To determine whether a proposed settlement agreement should be approved, a court should consider: 
  1. whether sufficient effort has been made to obtain the best price and that the debtor has not acted improvidently;
  2. the interests of all parties;
  3. the efficacy and integrity of the process by which offers have been obtained; and
  4. whether there has been unfairness in the working out of the process.
The Court concluded that the negotiation process leading to the proposed settlements was reasonable and fair. It was satisfied that the Monitor had assessed the reasonableness of the settlement offers in light of the amount of outstanding claims, the limits of the defendants’ insurance coverage, and the risks and expense involved in executing a judgment in Taiwan. The value of the $7.2 million settlement amounts to one-third of the outstanding claims. In accepting the offers, the Debtor’s creditors retained their rights against the Manufacturer and its insurer. From a financial perspective, it was clearly in the best interest of the creditors to accept the offers.
 
The Court also noted that the committee of creditors had resolved to accept the offers, subject to Court approval. Creditors are in a better position to determine whether a plan is in their own best interests. As such, the Court could not ignore the representative character of the committee and its expertise in insurance matters when considering whether the offers were in the interest of the Debtor’s creditors.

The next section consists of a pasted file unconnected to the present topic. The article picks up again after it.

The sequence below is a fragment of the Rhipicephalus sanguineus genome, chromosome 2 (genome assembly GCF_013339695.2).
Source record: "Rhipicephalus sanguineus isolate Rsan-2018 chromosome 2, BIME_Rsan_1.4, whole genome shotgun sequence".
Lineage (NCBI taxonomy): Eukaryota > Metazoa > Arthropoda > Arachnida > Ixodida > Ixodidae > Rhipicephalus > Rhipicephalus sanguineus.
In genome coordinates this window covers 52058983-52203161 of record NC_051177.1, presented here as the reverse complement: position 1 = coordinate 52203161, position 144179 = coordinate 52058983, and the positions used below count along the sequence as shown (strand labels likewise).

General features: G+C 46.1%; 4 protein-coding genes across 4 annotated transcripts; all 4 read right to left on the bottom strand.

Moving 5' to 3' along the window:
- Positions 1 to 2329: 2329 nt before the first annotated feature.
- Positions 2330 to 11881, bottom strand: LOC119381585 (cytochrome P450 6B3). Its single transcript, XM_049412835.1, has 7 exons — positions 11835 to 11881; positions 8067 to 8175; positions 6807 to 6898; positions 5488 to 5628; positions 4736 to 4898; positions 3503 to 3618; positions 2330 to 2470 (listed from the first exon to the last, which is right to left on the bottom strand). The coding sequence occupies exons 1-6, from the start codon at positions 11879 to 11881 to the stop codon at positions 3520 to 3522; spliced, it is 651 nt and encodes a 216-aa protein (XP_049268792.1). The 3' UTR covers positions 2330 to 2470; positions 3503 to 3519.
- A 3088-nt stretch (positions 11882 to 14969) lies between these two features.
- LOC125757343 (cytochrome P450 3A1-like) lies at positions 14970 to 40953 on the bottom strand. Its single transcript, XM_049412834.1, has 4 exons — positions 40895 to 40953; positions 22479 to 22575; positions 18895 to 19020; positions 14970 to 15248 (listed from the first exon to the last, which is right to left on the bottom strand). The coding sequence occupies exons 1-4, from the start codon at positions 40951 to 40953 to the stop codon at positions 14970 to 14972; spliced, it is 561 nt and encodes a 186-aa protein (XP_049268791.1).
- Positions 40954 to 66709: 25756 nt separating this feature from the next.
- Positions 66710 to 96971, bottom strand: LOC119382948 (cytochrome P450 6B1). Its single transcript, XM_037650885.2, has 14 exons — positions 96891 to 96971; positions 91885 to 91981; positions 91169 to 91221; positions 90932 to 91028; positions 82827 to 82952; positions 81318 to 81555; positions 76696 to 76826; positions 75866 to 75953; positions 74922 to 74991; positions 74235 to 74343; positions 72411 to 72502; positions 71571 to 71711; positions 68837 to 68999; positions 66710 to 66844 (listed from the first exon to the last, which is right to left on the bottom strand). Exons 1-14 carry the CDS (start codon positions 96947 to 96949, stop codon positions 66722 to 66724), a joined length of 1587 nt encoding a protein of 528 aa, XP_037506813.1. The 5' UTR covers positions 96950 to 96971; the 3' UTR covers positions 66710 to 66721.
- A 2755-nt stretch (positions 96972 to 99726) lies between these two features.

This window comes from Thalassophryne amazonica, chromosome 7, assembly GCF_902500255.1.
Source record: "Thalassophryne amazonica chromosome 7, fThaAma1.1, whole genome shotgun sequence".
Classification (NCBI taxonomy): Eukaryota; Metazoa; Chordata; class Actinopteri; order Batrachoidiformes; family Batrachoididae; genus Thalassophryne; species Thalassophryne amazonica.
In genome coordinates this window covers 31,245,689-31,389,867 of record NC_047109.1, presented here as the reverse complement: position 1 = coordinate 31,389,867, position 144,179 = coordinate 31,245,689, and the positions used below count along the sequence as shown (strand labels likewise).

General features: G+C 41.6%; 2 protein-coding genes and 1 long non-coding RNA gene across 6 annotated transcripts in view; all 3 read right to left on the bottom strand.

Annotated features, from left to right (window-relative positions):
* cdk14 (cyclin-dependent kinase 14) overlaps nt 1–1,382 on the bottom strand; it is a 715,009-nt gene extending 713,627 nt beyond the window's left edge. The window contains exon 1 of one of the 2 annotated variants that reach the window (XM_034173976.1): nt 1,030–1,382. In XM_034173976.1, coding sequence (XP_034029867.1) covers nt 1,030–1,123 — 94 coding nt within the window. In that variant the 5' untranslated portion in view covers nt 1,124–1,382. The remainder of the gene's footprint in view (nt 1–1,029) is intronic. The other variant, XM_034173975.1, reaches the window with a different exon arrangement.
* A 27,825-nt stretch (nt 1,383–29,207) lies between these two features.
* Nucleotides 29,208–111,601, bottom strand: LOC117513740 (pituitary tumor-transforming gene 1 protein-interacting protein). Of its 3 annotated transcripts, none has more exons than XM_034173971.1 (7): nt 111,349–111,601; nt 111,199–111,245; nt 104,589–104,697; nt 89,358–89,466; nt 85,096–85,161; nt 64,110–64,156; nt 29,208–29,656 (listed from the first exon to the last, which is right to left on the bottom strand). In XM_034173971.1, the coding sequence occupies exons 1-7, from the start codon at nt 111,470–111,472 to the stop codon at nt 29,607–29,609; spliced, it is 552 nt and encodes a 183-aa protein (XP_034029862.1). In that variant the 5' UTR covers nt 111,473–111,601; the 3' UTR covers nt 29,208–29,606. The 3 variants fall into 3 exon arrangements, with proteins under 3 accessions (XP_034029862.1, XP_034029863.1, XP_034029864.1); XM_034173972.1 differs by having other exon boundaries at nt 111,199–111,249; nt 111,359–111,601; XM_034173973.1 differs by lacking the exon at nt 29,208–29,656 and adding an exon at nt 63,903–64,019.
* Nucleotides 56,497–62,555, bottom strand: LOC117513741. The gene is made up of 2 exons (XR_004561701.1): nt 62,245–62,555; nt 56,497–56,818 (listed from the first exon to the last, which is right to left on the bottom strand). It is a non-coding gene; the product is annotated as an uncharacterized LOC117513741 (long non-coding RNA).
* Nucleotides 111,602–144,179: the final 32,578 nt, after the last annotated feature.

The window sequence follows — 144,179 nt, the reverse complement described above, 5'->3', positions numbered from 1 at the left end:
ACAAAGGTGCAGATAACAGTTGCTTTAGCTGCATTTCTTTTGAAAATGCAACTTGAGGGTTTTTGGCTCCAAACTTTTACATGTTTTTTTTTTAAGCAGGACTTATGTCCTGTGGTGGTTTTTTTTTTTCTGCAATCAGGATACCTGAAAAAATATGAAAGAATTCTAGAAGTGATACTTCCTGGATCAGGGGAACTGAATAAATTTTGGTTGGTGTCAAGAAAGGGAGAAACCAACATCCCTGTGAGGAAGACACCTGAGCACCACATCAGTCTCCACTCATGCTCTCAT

Finally, the form of the proposed releases produces a result that is similar to that intended by a proportionate share agreement. It reduced the claim that can be made against the non-settling parties by a proportionate share of the settlement funds obtained by the Monitor. The releases further allowed the non-settling parties to reduce their liabilities by showing that they could have received more from the settling parties by exercising their right of subrogation than what was obtained under the settlement. In other words, the Monitor effectively agreed to indemnify the non-settling party for any portion of the damages that a court may determine he could have effectively recovered from a settling party.
 
If the settlements were not approved, there was an increased risk that no global settlement would be reached, and litigation would remain the only option. As such, the Court concluded that the proposed settlement agreements should be approved.
 
CounselAlain Tardif and Gabriel Faure of McCarthy Tétrault and Francis Meagher of Lapointe Rosenstein Marchand Melançon, LLP for the Monitor, Jean Lozeau and Josée Brière of Groleau Gauthier Plantefor Fubon and Gearex, Éric Savard of Langlois lawyers for the Creditors committee, Valérie Allard of Michaud LeBel for IAPMO, Jean-Paul Morinof Tremblay Bois Mignault Lemay for Sovereign, Louis-Philippe Constantand Noémie Bégin of Clyde & Co for INA, Ian Rose and Alexandra Belley-McKinnon of Lavery, de Billy for AIG, Nicholas Krnjevic and Annie-Claude Beauchemin of Robinson Sheppard Shapiro for Lloyd’s, François Gagnonand Joël Turgeon of Borden Ladner Gervais for JYIC and Cathay, Hubert Sibre and Jeffrey Carhart of Miller Thomson for Home Depot, Julie Himo of Norton Rose Fulbright Canada for Rona and RSA and Pierre Goulet for Intact and BMR and Patrick Morin